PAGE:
IDSA/HIVMA Support Rapid CDC Response to Monkeypox Treatment Access Issues
Medical societies urge further work on vaccination, testing, treatment and data collection
IDSA and HIVMA appreciate the Centers for Disease Control and Prevention’s swift action in responding to health care provider concerns regarding the significant procedural barriers required to obtain tecovirimat, or TPOXX, through the Expanded Access for Investigational New Drug program. The original process created significant obstacles and delays in treating severely ill patients with the monkeypox virus.
The reduction in paperwork and other documentation required to obtain treatment is welcome news, and we anticipate it will expedite access to treatment. However, more work remains to streamline and expand access to treatment and to collect data to further inform tecovirimat use.
Reducing barriers to treatment is also important to make it easier for private and community-based clinicians to treat patients with monkeypox, as well as help address equity and expand provider capacity.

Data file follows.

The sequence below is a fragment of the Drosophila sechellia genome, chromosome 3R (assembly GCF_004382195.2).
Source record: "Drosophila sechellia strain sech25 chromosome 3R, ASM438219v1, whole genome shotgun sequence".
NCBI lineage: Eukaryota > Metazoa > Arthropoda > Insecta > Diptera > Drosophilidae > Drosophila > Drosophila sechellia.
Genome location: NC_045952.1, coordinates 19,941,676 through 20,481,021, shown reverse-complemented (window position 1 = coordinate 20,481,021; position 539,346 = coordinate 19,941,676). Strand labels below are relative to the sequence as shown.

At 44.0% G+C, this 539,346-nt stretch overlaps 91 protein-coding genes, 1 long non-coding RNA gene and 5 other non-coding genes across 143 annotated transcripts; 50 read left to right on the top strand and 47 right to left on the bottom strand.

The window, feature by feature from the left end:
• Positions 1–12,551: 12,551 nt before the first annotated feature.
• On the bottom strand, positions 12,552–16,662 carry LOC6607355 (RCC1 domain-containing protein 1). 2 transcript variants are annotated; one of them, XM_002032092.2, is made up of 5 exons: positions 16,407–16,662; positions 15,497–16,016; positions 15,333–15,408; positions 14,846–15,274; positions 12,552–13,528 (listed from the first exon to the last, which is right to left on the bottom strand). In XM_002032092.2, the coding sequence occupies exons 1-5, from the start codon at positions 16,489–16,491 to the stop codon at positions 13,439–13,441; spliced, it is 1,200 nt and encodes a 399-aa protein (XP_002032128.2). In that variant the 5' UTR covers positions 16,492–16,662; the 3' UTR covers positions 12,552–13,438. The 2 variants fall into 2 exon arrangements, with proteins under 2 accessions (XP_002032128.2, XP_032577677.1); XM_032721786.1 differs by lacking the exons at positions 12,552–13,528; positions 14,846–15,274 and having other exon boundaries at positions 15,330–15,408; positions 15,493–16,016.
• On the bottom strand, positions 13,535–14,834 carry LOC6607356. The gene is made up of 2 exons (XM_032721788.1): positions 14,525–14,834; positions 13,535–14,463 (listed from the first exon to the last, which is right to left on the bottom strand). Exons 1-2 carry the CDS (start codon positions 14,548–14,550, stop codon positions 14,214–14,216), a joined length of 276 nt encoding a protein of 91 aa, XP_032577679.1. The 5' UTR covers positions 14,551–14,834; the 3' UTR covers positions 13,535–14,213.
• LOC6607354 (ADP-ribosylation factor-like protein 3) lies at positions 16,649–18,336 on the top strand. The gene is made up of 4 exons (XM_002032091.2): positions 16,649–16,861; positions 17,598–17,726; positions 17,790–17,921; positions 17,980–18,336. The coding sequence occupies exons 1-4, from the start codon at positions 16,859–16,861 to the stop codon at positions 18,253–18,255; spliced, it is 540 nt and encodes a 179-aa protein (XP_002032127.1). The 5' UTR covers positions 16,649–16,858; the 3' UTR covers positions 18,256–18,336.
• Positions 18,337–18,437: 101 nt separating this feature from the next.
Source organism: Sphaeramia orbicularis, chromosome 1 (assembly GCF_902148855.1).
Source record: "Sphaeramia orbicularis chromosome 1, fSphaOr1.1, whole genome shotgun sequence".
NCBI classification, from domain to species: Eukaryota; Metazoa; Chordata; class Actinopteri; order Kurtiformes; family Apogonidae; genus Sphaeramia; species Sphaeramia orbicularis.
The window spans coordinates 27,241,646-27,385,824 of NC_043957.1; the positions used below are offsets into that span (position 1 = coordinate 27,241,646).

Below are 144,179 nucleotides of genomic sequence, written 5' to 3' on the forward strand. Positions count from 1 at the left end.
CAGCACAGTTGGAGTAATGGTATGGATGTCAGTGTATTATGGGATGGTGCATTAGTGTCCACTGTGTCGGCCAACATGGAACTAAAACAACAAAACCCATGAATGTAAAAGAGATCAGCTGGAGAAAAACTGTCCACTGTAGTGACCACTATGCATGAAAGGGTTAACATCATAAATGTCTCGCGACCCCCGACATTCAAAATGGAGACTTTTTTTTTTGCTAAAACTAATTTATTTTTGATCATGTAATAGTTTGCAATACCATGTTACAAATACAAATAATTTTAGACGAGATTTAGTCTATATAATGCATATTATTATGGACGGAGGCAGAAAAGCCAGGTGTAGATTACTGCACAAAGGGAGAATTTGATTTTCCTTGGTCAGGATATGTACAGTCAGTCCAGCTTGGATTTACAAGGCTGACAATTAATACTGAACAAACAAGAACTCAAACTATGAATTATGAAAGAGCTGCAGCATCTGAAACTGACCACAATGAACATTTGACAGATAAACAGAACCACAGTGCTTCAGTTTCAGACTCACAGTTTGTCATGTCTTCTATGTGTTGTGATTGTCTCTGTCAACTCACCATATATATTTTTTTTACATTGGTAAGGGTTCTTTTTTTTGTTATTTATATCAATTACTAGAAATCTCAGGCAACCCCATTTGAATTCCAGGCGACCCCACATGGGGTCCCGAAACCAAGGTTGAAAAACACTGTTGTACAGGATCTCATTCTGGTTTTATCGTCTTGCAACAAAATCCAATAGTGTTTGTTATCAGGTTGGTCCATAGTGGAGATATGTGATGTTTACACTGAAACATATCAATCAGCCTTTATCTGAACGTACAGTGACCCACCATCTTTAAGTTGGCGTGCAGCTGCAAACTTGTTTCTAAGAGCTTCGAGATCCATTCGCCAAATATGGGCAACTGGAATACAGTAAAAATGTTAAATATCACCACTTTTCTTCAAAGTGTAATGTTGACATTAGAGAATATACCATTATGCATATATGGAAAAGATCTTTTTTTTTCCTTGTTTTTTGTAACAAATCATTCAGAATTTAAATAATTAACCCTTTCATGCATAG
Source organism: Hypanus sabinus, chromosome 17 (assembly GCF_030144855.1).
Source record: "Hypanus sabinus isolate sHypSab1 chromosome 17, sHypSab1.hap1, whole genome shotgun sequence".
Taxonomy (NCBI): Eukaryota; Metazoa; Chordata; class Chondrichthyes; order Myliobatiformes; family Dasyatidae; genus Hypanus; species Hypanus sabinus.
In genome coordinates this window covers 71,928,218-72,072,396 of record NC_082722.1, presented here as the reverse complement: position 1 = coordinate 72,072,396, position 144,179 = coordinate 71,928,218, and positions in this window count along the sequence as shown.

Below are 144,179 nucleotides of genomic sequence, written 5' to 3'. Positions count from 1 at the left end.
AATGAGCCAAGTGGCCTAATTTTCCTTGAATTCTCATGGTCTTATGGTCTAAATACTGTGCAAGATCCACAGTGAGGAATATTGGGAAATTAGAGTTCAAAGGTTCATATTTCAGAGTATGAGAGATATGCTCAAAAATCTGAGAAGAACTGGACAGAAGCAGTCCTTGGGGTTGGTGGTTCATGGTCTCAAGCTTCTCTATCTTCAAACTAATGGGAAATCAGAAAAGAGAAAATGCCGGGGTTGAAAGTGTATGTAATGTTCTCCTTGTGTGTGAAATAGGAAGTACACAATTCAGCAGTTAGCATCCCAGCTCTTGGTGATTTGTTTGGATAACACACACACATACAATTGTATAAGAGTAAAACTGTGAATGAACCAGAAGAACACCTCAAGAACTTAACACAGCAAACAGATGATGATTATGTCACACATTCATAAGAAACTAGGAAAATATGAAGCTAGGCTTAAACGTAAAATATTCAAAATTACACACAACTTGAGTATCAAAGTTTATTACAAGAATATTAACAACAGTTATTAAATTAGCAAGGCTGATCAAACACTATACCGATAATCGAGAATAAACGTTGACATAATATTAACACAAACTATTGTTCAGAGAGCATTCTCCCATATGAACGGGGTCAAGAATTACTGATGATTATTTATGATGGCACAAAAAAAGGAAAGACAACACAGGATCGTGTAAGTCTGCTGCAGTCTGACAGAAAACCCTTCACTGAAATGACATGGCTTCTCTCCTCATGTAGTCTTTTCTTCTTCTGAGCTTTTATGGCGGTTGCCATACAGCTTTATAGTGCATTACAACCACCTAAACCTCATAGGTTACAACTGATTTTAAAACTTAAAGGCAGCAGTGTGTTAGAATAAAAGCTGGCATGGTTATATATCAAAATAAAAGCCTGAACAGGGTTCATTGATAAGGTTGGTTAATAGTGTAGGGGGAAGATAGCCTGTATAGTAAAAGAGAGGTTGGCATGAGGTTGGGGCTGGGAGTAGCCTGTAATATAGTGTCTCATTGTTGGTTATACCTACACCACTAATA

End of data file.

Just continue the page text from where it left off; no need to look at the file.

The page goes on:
We call on the National Institutes of Health, in collaboration with other federal agencies, clinicians and scientists, to fund clinical trials to collect data to further inform the use of tecovirimat in tandem to it being made available in as streamlined a fashion as possible, such as through an early or expanded access program.
In addition to expanding access to treatment, we welcome and urge continued partnership with the federal government to expand access to testing and vaccination as we collectively work to control the monkeypox outbreak.
Daniel P. McQuillen, MD, FIDSA – President, Infectious Diseases Society of America
Marwan Haddad, MD, MPH – Chair, HIV Medicine Association